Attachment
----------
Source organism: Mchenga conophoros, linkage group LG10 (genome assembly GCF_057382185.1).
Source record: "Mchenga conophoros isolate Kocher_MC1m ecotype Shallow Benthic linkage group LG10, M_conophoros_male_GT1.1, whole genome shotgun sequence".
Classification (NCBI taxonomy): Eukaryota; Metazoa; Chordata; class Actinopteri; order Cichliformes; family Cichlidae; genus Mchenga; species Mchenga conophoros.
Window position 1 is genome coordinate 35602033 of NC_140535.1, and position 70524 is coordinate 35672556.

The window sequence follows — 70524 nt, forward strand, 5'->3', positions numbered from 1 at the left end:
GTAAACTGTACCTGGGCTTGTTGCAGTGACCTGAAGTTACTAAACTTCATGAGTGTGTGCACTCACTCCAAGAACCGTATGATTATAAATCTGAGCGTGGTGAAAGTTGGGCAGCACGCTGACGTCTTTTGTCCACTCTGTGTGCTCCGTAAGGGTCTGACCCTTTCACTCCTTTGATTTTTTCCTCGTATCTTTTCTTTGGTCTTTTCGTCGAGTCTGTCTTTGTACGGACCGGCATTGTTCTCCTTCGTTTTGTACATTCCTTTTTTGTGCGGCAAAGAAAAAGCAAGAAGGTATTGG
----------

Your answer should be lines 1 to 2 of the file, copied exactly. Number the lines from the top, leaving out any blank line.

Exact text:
Source organism: Mchenga conophoros, linkage group LG10 (genome assembly GCF_057382185.1).
Source record: "Mchenga conophoros isolate Kocher_MC1m ecotype Shallow Benthic linkage group LG10, M_conophoros_male_GT1.1, whole genome shotgun sequence".